History

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Since 1972, NSCLC has compiled a long list of successful initiatives on a wide variety of issues impacting the lives of low-income older adults in America.

Our advocacy has included important work on Medicaid, Medicare, Social Security, Supplemental Security Income (SSI), language access, long term services and supports and pensions.

Some notable successes include:

  • Prevented the state of California from stopping adult day health care benefits for more than 35,000 low-income older adults and persons with disabilities (2011)
  • Won a reversal of a decision by Kentucky to stop Medicaid benefits totaling $45 million a year for more than 3,300 elderly and people with disabilities in nursing homes (2004)
  • Stopped Mississippi from cutting off an estimated $110 million in Medicaid prescription drug benefits for 48,000 elderly and people with disabilities (2005)
  • Sued the Federal government for widespread failure to protect more than 6 million Medicaid beneficiaries  transferred to Medicare Part D (2006)
  • Ended the Social Security Administration’s policy of denying or suspending benefits for “fleeing to avoid prosecution,” based solely on the existence of an outstanding felony arrest warrant. SSA agreed to repay more than $700 million in benefits that were unlawfully withheld from 80,000 people (2009)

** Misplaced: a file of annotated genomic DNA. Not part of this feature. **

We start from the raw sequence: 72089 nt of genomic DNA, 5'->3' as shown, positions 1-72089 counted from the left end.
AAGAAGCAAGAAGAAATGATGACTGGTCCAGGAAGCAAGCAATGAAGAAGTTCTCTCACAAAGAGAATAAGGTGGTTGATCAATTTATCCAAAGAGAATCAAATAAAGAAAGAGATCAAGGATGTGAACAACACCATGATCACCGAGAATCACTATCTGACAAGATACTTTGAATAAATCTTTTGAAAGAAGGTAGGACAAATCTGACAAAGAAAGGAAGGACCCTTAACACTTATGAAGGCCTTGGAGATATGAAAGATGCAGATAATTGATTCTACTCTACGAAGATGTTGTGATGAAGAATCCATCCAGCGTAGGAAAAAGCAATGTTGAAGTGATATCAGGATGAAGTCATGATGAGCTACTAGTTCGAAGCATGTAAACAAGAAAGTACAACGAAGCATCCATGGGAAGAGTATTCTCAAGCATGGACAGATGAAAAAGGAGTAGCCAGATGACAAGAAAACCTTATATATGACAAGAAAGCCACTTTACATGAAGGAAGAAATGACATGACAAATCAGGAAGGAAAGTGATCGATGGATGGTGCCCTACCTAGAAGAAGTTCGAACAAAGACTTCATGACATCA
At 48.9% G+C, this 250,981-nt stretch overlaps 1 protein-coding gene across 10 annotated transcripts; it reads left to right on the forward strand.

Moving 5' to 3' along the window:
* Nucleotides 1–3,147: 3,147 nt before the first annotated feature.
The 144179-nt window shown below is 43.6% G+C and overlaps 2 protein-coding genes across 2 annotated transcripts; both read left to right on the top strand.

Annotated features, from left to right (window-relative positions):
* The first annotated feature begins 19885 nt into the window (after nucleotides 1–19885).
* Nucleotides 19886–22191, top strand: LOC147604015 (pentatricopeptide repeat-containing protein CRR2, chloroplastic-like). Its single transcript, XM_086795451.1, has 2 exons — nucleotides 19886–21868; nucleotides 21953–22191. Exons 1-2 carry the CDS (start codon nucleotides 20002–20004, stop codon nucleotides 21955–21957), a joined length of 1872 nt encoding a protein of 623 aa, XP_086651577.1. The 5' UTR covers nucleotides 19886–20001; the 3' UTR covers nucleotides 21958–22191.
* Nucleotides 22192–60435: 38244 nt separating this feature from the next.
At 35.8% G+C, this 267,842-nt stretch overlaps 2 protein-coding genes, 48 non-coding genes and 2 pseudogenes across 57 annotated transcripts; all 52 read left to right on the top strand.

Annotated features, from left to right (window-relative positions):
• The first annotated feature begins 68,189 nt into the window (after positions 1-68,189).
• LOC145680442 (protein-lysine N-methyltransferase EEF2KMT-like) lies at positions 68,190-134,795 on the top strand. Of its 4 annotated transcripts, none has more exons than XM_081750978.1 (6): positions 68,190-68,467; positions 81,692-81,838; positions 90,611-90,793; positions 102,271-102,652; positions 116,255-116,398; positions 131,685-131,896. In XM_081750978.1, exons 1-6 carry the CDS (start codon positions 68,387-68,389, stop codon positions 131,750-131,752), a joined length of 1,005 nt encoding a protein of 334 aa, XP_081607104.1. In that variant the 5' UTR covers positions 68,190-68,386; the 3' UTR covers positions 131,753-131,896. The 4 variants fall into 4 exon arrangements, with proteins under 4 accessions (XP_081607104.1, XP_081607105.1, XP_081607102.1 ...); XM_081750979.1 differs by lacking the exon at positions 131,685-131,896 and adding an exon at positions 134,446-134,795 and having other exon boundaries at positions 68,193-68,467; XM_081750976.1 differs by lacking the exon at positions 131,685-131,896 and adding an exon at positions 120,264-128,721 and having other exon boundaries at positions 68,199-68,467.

• Entitled some 3 million blind and visually impaired Social Security beneficiaries — two thirds over age 80 — to now receive notices about their benefits in Braille or on a Microsoft CD (2009)
  • Secured a $7 million settlement for older federal workers laid off by a discriminatory reduction in force (2001)
  • Persuaded California to translate key consumer materials about Medicare Part D into the state’s most popular languages for the 200,000 people who were dually eligible for Medicare and Medicaid (2005)
  • Played a key role in drafting and ensuring passage of the Nursing Home Reform Act  which provided strong quality of care standards (1987)

To read more about our first 35 years (1972-2007), click here. To find a particular case, please visit our archives or use our search engine to find it.

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